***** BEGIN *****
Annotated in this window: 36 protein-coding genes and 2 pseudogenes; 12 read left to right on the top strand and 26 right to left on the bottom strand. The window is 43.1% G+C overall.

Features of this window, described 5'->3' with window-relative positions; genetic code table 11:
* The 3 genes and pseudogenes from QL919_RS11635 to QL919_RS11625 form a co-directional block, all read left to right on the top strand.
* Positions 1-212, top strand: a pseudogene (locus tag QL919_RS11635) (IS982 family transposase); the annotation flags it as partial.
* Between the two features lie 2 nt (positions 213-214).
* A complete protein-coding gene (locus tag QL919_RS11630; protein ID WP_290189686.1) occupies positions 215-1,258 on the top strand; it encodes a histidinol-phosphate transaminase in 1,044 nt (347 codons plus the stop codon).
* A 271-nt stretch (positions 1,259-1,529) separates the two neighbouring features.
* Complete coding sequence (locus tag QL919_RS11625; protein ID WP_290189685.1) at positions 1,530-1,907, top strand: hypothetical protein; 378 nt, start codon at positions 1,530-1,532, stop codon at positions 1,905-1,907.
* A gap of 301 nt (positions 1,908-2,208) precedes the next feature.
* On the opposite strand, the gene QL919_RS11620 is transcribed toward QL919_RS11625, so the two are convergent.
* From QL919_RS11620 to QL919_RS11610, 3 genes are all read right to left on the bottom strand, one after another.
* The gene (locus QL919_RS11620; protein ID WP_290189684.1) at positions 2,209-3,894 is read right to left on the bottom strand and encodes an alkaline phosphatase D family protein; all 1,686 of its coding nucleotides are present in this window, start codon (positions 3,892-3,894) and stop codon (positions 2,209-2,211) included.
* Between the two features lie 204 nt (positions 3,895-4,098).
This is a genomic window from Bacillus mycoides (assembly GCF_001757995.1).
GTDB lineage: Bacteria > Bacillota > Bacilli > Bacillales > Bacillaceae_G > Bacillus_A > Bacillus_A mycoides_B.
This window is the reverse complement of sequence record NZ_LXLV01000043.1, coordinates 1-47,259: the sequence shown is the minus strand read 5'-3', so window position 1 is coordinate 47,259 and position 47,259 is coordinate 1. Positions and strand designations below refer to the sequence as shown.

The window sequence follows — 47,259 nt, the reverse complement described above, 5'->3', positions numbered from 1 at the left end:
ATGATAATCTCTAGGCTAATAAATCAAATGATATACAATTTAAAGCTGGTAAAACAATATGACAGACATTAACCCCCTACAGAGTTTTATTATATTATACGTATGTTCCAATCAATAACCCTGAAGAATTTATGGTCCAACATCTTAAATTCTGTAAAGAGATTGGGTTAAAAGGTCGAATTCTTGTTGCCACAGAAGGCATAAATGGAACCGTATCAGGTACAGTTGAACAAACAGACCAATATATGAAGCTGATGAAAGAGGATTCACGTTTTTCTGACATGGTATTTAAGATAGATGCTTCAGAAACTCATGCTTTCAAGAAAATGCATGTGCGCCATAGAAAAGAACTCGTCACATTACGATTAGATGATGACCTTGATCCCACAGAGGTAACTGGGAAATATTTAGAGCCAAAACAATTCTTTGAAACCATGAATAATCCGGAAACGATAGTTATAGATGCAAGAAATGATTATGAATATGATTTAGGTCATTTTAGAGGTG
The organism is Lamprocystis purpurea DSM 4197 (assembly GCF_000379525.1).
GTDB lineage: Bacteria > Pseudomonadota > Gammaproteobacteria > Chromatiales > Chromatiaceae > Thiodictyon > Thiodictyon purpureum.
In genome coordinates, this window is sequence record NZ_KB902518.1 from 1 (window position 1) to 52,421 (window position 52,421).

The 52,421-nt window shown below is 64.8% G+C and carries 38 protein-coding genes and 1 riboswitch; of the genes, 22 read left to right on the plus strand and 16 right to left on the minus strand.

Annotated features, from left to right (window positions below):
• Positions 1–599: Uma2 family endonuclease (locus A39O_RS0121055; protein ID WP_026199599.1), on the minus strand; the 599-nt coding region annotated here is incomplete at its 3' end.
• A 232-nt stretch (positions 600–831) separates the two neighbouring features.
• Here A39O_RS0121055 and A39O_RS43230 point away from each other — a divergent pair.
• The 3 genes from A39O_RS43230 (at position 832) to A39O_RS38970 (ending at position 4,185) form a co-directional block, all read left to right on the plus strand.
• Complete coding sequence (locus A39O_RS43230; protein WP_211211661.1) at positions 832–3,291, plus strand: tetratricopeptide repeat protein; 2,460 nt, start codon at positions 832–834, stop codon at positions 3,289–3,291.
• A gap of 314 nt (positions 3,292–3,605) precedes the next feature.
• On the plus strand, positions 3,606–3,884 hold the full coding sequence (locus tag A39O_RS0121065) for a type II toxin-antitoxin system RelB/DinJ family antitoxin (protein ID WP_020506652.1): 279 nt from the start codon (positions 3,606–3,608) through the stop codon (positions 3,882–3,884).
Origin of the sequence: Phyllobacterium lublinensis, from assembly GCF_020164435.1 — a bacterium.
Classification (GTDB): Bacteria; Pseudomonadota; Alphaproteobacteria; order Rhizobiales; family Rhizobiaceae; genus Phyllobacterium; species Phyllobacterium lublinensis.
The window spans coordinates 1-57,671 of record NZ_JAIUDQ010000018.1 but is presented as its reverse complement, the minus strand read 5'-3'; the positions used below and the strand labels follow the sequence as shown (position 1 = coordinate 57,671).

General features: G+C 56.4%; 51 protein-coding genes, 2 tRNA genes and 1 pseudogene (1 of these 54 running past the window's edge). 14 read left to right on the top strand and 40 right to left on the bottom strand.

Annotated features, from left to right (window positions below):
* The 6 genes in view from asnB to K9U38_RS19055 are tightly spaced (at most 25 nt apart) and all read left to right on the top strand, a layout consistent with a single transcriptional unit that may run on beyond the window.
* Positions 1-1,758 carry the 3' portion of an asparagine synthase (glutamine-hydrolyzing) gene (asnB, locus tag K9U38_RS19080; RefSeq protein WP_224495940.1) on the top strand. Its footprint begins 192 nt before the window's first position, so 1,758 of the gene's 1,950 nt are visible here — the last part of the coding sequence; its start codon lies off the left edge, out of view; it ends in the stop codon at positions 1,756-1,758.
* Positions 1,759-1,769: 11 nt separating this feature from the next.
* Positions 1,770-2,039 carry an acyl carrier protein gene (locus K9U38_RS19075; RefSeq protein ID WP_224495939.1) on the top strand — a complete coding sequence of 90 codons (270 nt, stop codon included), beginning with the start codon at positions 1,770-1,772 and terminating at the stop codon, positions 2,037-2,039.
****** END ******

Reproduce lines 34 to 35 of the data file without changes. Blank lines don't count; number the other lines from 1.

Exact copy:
General features: G+C 56.4%; 51 protein-coding genes, 2 tRNA genes and 1 pseudogene (1 of these 54 running past the window's edge). 14 read left to right on the top strand and 40 right to left on the bottom strand.

Annotated features, from left to right (window positions below):